Derived from the Greek words meaning “double foot”, millipedes are perhaps the most recognizable class of myriapods. Characterized by their elongated, cylindrical bodies and two pairs of legs on most body segments, they are primarily detritivores, feeding on decaying organic material.
Contrary to the common misconception, they don’t have a thousand legs; instead, their leg count ranges from 30 to 400. Some species can produce a pungent, defensive liquid to deter predators.
Centipedes, whose name in Latin means “hundred feet”, are agile and carnivorous, preying on insects and other small creatures. Unlike millipedes, centipedes have a flattened body and a single pair of legs per body segment.
Their frontmost legs have evolved into venomous fangs, which they use to subdue prey. They’re more aggressive than their millipede cousins and can deliver a painful bite to humans.
Pauropods are lesser-known relatives within the myriapod family, often found in soil and leaf litter. They are tiny, usually less than 2 mm in length.
Though they share similarities with millipedes, their body segments are less distinct, and they possess fewer legs, typically 9 or 11 pairs. They feed primarily on fungi and decaying matter.
Symphyla (Symphylans or Garden Centipedes)
Often mistaken for young centipedes, symphylans are small, white, soil-dwelling myriapods. They possess 12 body segments and have 10-12 pairs of legs. They play a significant role in soil health, feeding on organic matter, but can sometimes be pests to root crops.
Image via Wikimedia Commons
Frequently Asked Questions About Myriapods
No, not all myriapods are poisonous. Among them, centipedes are known to have venom, which they use for hunting, but not all are harmful to humans.
Myriapods reproduce sexually, with most species laying eggs. Some millipedes give birth to live young.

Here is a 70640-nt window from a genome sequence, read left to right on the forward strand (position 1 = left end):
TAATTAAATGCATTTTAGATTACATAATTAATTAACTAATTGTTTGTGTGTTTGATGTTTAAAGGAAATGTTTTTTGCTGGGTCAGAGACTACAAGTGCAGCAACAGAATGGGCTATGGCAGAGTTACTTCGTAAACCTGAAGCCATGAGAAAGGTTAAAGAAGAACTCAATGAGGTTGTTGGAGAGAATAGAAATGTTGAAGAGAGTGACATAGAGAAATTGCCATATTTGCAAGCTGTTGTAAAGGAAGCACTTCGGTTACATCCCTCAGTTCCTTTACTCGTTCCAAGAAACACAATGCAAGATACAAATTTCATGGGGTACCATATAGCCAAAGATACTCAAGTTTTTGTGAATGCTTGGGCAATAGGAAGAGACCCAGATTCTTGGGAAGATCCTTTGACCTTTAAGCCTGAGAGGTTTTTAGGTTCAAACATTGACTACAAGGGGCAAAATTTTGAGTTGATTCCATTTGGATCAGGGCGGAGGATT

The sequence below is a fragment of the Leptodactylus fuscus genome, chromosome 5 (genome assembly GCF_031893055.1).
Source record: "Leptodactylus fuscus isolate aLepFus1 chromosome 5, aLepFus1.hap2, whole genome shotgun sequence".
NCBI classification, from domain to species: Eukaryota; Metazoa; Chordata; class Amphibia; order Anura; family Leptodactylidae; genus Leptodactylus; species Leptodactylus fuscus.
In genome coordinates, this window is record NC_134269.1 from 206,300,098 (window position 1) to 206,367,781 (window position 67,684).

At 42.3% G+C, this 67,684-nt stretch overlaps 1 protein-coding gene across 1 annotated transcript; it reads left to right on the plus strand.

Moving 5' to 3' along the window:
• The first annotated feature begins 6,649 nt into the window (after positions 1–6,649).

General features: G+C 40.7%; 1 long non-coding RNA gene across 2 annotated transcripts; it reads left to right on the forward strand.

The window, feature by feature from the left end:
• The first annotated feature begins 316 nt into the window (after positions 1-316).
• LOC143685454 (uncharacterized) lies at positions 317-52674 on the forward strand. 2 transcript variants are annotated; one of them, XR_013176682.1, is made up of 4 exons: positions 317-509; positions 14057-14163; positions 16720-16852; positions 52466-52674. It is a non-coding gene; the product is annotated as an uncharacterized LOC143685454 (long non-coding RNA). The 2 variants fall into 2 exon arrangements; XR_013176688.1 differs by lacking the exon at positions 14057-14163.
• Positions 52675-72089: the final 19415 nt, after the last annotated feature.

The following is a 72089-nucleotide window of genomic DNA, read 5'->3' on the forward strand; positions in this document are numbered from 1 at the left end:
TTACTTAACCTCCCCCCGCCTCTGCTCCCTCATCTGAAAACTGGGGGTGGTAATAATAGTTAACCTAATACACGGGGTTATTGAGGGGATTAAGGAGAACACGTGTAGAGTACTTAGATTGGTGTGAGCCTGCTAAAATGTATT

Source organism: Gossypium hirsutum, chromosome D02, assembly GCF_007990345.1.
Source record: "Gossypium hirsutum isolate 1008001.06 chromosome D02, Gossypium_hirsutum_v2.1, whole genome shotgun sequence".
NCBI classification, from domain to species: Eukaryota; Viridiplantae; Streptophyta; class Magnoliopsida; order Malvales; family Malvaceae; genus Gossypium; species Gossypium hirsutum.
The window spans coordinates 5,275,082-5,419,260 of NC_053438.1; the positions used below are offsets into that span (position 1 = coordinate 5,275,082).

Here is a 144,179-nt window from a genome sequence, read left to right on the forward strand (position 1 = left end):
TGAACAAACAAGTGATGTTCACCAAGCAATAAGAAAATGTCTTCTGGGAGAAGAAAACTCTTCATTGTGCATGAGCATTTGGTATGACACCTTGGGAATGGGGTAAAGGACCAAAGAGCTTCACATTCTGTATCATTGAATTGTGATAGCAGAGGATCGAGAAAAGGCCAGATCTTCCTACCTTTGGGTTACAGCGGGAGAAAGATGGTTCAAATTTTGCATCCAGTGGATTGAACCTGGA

Millipedes have two pairs of legs per body segment, a rounded body, and are detritivores. Centipedes have one pair of legs per segment, a flattened body, and are carnivorous.
Lifespan varies by species. While some live only for a year or two, others, especially some millipedes, can live up to 7-10 years.
Their diet varies: millipedes feed on decaying organic matter, centipedes are carnivorous, pauropods eat fungi, and symphylans consume organic matter in the soil.
Generally, yes. They help break down organic material, enriching the soil. However, in some cases, like symphylans, they can damage root crops.
Many do, but their vision is usually quite rudimentary. Some species, especially those that live underground, may lack eyes entirely.
This is a defense mechanism, especially common in millipedes, to protect their more vulnerable underside.
Yes, many myriapods have the ability to regenerate lost or damaged legs over a series of molts.
They respire through a system of tubes called tracheae, which deliver oxygen directly to their tissues.
Learn More About Myriapod Species
Links to articles packed with surprising facts and knowledge to further learn about amazing species of Myriapods, so you know what you are looking at on your next wildlife trip!